May 2002
Plant of the Month
Siberian Bugloss
(Brunnera macrophylla)
zone: 3
by Nancy Rose

Plant of the Month:
Siberian Bugloss
(Brunnera macrophylla)

Siberian bugloss is a choice perennial for moist, shaded sites. Native from Eastern Europe to Western Siberia, this plant is hardy through USDA zone 3 and is well adapted for growing in our region.

Siberian bugloss has a mounded form and reaches about 12-18" in height and 18" in width. The term macrophylla means "big leaf" and Siberian bugloss lives up to the name. The heart shaped basal leaves can grow 6 inches long and nearly as wide. Foliage color is an attractive medium to dark green on the species. A number of cultivars with variegated foliage have become available (see list below); these showy cultivars are really boosting consumer interest in Siberian bugloss.

When in bloom, Siberian bugloss' family relationship with garden forget-me-nots is obvious. In early spring - usually mid-May around the Twin Cities - many flowering stalks shoot up. These stalks have small, ovate leaves and numerous axillary panicles of sky-blue flowers. The individual flowers are quite small, perhaps 3/8 inch in diameter, but the cumulative effect is of a soft blue haze over the plants. Flowers are produced for about a month, and more flowers may be produced if the plants are deadheaded.

Plant Siberian bugloss in shade. Moist soils are best, though this plant can tolerate somewhat drier soils as long as the site is shaded. Foliage is prone to burning in full sun unless the climatic conditions are very cool and humid, as in the Pacific Northwest. Keep Siberian bugloss watered as needed. An organic mulch such as wood chips, pine needles, or composted leaves is beneficial.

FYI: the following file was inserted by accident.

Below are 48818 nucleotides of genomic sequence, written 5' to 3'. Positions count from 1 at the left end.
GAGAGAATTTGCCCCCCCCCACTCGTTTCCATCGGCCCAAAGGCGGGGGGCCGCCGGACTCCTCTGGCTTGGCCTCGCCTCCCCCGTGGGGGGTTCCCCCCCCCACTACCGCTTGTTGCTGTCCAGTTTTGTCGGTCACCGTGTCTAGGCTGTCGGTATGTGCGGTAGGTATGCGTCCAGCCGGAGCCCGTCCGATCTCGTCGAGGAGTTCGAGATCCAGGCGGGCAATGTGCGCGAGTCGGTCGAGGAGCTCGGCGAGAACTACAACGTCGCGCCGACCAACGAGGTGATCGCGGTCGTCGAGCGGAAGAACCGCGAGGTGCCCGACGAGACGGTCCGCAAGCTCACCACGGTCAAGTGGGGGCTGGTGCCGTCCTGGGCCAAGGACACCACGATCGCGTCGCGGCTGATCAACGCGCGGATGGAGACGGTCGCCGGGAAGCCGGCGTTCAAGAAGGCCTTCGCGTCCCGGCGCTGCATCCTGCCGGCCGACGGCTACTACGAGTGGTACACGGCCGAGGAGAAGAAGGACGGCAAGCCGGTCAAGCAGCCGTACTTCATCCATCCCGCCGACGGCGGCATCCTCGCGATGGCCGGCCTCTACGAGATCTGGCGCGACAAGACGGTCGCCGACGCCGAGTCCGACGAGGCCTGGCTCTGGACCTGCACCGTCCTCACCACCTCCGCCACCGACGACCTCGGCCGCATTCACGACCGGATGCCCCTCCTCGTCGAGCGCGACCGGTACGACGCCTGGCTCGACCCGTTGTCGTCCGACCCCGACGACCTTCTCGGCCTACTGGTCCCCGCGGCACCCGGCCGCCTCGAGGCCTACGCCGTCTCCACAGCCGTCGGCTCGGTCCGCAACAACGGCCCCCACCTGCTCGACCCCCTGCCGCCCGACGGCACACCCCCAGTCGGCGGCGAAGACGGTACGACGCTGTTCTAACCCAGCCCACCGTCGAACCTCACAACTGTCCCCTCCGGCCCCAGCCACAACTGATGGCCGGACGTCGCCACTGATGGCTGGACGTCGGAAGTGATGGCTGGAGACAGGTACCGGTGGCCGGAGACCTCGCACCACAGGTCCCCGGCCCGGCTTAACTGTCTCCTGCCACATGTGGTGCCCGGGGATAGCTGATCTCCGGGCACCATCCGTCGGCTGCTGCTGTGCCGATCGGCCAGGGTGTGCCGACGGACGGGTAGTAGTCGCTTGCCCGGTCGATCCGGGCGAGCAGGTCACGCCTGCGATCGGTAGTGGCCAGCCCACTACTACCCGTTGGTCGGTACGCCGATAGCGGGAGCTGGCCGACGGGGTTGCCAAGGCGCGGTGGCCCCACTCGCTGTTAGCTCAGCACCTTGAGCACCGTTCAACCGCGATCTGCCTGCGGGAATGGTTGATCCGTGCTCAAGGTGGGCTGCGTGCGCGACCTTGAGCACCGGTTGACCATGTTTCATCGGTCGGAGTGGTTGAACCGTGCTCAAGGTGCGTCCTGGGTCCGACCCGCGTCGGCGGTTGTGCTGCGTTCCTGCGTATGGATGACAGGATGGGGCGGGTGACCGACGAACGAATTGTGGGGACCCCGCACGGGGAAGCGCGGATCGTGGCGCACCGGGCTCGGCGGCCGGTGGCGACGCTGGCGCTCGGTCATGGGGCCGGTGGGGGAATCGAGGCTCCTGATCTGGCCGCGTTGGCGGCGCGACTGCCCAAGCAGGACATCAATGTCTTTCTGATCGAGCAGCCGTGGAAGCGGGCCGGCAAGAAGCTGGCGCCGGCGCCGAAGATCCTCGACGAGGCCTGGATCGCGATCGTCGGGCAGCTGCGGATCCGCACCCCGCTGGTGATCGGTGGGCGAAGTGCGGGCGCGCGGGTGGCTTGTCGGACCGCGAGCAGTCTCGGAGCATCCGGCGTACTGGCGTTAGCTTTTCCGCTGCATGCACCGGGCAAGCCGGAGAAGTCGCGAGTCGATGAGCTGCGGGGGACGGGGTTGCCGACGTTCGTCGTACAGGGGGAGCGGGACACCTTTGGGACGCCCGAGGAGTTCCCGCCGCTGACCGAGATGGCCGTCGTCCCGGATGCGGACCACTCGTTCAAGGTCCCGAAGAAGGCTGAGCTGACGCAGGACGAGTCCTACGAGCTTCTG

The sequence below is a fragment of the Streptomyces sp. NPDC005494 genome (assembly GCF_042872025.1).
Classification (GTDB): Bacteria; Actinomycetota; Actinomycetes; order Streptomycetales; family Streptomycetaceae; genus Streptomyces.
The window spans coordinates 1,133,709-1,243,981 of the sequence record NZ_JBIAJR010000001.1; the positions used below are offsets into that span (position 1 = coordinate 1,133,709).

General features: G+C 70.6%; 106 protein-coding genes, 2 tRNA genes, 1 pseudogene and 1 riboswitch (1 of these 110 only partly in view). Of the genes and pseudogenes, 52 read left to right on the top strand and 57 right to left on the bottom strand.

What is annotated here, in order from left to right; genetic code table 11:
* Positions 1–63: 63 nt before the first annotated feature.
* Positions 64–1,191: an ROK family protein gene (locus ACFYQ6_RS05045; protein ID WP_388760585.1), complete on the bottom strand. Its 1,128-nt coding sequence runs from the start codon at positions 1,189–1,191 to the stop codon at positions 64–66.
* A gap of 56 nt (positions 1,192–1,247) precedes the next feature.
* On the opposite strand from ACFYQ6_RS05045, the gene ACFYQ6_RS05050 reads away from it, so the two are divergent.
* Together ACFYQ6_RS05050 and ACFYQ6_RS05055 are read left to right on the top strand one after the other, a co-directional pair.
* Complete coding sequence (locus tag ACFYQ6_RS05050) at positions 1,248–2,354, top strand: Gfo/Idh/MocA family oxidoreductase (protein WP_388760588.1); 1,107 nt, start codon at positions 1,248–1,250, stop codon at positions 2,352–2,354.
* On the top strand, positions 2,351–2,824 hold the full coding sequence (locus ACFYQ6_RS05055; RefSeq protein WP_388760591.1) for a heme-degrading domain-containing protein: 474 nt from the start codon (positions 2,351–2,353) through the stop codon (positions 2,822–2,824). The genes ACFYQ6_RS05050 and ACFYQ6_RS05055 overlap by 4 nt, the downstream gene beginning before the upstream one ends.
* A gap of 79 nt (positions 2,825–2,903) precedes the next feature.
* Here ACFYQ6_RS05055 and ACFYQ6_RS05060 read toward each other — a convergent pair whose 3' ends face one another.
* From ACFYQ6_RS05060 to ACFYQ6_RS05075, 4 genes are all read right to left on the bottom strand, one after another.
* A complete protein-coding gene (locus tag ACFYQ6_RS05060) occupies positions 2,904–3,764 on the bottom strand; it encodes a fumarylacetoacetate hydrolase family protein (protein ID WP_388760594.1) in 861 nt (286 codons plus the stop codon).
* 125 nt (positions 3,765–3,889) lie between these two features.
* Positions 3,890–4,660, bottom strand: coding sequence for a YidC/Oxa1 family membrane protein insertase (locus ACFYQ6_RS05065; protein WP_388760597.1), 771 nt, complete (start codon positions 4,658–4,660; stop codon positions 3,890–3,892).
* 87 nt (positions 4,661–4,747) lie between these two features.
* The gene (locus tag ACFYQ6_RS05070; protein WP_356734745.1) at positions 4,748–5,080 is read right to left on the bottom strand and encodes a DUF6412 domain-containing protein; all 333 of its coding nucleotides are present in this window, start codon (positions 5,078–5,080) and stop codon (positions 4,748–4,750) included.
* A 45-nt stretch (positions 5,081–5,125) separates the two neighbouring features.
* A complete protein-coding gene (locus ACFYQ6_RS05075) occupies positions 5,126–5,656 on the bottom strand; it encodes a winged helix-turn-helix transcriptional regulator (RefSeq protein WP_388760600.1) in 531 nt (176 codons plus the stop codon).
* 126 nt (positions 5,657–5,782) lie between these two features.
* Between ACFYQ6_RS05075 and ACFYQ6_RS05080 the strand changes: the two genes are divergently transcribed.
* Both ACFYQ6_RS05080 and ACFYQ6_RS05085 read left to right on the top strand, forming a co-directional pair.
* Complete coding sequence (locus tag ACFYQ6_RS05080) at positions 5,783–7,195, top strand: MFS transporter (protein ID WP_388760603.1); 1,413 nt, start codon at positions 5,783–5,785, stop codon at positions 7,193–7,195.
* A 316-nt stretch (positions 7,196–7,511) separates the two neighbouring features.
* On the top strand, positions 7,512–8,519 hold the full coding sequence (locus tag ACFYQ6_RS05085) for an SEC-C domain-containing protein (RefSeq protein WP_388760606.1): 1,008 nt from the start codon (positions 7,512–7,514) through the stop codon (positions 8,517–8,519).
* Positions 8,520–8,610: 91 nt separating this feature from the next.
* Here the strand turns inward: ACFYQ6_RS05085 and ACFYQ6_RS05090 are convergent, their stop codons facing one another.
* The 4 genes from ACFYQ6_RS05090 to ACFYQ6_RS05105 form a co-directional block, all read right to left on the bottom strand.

Siberian bugloss has no major insect or disease problems. Its slightly rough leaves seem much more resistant to slugs than the smooth leaves of hosta. If foliage looks tired in mid to late summer it can be cut back to the ground. Keep the plants watered as fresh new foliage emerges.

Siberian bugloss can be a prolific seeder in moist sites where the seeds germinate readily once they hit the soil. In drier sites it may not reseed as much. To prevent seeding and for best appearance, deadhead Siberian bugloss by cutting back entire flowering stalks after flowering. This is particularly important to do for variegated cultivars, since any seedlings will not be true to type. Another great asset of Siberian bugloss is that it rarely needs division -- you can easily go 5-10 years before dividing the plants.

Siberian bugloss combines beautifully with all sorts of other shade perennials and ground covers. Its blue flowers make a nice contrast to gold-edged hostas or 'Gold Heart' bleeding heart. Variegated cultivars provide foliar interest throughout the growing season; plant red or fuschia-flowered impatiens in front of them for a splash of color.

Plants are produced commercially by division or micropropagation. Siberian bugloss is sold in a range of container sizes, from 2-1/4" pots to as large as 1 gallon. Garden centers should display these plants in a shaded area and keep pots well watered.


'Variegata' - Green, sage, and creamy white variegation on foliage.
'Hadspen Cream' - Green with irregular cream colored border, similar to 'Variegata'.
'Langtrees' - Large dark green leaves with a ring of silver-white brushstrokes around leaf edges.
'Silver Wings' - Even more silver-white shading in a broad band around the leaves.
'Jack Frost' - Frosted white with a crackle pattern of green veins showing through.


by Nancy Rose
University of Minnesota


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